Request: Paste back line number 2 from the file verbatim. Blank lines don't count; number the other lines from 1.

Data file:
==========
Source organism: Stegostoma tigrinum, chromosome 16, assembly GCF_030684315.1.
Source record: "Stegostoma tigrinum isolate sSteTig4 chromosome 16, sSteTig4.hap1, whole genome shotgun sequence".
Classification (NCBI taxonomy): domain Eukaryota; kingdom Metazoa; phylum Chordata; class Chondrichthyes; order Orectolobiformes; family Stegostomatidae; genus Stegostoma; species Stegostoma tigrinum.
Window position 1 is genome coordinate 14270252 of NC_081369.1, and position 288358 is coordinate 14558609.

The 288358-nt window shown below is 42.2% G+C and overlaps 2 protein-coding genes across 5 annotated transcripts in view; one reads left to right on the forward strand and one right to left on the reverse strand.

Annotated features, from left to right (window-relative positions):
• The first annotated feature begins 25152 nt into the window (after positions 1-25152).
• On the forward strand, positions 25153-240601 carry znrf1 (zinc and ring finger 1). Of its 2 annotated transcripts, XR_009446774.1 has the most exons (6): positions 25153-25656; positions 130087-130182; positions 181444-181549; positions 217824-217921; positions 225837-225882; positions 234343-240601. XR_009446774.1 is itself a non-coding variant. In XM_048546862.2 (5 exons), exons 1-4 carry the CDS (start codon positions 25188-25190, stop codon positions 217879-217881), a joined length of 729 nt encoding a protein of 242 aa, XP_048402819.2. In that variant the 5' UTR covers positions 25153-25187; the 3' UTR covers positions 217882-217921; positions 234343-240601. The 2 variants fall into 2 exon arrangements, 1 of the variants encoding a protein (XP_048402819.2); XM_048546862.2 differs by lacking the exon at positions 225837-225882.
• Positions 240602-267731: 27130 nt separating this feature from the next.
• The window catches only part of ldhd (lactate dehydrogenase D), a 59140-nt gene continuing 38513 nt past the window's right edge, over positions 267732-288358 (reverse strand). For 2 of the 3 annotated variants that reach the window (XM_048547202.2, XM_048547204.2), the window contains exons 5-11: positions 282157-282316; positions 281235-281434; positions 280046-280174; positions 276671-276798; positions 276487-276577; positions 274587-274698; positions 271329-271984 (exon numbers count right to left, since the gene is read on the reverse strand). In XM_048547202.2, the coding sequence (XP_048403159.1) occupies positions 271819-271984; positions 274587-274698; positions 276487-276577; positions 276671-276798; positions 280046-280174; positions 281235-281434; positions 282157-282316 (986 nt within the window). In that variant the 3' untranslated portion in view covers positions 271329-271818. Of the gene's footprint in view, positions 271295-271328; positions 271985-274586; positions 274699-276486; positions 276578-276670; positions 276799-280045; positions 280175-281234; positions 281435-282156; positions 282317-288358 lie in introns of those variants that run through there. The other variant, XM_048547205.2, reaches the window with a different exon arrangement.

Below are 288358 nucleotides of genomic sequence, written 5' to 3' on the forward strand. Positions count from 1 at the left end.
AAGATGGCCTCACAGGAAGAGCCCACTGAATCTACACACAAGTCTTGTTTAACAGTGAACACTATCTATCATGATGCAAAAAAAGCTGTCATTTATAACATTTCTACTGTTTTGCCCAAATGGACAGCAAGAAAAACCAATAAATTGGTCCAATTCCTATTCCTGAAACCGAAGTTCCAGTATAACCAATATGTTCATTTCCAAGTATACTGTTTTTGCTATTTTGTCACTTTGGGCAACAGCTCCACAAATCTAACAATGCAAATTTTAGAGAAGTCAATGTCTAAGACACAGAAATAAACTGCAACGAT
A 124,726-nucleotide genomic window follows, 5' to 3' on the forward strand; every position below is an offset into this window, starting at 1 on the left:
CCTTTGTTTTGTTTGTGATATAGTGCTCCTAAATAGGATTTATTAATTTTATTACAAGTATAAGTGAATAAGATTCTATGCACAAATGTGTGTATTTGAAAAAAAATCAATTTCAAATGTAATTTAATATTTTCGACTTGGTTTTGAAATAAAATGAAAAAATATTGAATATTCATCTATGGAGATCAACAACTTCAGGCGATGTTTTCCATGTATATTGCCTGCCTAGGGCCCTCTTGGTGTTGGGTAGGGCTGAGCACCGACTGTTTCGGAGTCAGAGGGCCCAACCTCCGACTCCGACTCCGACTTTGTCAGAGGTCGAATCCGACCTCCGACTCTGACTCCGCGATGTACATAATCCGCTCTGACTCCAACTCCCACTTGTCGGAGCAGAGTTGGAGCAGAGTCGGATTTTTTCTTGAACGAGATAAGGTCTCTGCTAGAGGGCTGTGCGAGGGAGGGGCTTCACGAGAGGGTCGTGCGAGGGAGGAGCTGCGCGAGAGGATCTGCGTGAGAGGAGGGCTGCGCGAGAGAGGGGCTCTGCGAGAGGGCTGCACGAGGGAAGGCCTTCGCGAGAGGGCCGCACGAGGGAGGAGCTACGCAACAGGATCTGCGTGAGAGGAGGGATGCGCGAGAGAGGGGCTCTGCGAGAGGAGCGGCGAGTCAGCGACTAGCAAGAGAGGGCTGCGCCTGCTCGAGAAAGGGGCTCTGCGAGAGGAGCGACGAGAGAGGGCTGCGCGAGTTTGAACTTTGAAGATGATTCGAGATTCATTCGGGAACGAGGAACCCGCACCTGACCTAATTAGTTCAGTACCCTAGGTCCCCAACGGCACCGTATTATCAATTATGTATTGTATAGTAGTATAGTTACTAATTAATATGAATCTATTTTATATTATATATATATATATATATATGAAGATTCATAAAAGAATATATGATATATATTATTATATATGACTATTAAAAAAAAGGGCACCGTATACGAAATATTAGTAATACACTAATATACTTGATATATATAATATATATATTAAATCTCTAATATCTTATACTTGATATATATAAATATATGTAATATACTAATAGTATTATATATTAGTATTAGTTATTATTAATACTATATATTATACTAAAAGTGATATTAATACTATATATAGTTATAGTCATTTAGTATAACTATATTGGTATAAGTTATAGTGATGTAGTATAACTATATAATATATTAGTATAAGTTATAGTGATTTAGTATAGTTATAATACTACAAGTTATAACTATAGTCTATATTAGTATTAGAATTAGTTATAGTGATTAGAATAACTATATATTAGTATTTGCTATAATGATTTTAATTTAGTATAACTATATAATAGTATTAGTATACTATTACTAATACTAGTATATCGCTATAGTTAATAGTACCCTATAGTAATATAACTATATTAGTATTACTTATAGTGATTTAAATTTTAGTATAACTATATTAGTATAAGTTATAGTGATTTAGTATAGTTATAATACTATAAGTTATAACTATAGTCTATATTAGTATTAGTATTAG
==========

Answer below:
Source record: "Stegostoma tigrinum isolate sSteTig4 chromosome 16, sSteTig4.hap1, whole genome shotgun sequence".